Growing an orange tree from a seed probably sounds like a pretty simple proposition. In many ways, it is. However, don't overlook a few critical steps if you want your orange tree to flourish rather than remain locked up inside the seed. With a little patience and care, you can grow fruiting, beautiful orange trees from a seed.
Remove the seeds from the orange. The seeds must be rinsed thoroughly, using cool or room-temperature water to remove all the fruiting body. Orange fruit actually prevents the seed from germinating so that the plant does not grow out of the fruit carrying it.
Refrigerate the seeds for three weeks. Wrap them in a paper towel and place them in the vegetable drawer in your refrigerator.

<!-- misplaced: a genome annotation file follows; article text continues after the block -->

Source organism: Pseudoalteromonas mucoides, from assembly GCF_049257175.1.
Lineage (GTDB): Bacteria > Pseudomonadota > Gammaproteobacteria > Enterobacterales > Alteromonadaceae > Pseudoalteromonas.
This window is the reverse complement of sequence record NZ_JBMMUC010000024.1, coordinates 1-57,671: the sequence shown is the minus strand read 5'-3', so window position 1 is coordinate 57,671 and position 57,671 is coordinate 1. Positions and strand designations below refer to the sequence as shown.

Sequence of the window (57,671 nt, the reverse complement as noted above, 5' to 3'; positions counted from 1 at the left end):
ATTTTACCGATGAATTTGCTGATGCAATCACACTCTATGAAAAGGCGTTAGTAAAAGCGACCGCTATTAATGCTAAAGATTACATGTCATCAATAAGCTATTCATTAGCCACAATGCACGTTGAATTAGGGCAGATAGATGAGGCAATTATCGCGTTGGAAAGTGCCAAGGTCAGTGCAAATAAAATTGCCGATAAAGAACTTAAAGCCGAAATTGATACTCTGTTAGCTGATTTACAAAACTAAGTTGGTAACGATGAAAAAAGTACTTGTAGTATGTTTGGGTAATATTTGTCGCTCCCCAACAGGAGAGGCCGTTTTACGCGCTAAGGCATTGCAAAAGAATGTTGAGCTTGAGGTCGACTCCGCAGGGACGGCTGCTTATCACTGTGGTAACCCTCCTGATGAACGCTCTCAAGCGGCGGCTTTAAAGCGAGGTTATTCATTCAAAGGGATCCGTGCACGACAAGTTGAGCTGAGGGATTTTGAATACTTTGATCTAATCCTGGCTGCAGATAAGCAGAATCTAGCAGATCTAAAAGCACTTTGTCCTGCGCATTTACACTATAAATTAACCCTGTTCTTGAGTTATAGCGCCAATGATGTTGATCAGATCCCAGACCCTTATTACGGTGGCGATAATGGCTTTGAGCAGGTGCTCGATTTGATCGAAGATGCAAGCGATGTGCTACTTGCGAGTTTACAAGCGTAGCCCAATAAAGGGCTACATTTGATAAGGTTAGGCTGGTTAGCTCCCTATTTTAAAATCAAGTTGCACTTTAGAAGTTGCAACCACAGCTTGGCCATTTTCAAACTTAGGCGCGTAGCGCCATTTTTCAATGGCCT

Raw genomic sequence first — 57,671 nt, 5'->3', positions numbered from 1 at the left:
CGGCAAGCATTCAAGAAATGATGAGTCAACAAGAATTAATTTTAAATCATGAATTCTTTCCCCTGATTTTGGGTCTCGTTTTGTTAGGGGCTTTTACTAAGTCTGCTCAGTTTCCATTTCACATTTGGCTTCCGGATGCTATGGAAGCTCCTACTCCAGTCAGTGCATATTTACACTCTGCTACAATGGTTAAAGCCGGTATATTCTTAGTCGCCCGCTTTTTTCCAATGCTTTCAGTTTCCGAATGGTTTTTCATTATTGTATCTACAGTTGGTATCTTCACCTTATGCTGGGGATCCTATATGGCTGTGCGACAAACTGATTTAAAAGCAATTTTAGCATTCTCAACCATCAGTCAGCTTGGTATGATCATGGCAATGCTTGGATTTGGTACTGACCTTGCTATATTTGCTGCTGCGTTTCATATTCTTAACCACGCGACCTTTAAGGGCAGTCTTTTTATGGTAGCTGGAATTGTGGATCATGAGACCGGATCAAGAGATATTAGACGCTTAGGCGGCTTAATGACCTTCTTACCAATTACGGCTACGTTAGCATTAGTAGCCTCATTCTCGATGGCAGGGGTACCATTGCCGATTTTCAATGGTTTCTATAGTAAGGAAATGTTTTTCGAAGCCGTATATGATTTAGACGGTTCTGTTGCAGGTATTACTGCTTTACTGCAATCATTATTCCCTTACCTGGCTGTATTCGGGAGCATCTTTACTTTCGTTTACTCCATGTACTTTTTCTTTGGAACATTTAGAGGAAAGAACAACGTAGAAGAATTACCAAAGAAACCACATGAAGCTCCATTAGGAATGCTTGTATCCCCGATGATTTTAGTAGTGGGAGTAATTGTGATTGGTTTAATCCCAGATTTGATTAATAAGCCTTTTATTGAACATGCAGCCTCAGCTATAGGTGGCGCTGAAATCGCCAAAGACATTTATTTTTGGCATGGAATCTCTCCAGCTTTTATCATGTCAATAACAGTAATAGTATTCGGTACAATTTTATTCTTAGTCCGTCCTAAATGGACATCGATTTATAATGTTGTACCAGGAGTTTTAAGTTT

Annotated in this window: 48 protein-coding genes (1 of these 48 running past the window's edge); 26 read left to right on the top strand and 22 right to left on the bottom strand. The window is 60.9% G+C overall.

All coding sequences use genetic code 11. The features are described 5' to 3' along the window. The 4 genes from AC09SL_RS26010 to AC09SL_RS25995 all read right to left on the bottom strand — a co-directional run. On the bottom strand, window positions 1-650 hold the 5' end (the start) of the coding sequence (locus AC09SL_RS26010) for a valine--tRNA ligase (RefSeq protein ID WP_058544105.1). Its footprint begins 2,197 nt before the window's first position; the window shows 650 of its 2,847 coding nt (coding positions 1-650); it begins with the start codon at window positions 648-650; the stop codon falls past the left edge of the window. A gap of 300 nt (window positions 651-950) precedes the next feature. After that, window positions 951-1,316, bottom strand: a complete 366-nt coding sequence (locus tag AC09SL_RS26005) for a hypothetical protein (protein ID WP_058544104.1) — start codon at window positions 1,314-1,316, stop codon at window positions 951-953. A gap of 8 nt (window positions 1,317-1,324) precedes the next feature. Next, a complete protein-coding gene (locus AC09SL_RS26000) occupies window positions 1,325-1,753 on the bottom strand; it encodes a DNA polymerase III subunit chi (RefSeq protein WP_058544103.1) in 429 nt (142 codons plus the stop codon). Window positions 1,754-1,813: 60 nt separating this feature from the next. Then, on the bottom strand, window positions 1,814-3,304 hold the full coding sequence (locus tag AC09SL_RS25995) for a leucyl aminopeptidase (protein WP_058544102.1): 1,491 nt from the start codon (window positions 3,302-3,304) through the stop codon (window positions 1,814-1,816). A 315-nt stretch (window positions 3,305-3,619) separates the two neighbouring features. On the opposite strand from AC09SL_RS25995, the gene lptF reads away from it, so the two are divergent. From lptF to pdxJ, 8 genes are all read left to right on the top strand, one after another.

Soak the seeds in room-temperature water. Let them soak for two to three hours before planting.
Plant the seed in the small pot. The pot should be filled nearly full with potting compost. Push the seed into the soil with a finger, then cover it up and place the pot in a warm, sunny window sill.
Water your seed only when the soil starts to dry out. You want the soil to be moist, but at no time should it be muddy or sticky. Continue patiently watering your potted seed for several months before the plant appears. Once it does, start "feeding" the plant water-soluble fertilizer once a week.
Re-pot the plants. Once your orange tree reaches a height of about 6 inches, move it to a larger pot. Do not immediately transplant the plant outdoors, but move the pot outdoors; when it outgrows the larger pot, plant it in the ground. If you live in an area where the weather gets below freezing, leave the tree planted in a portable pot so that it can be moved inside during cold months.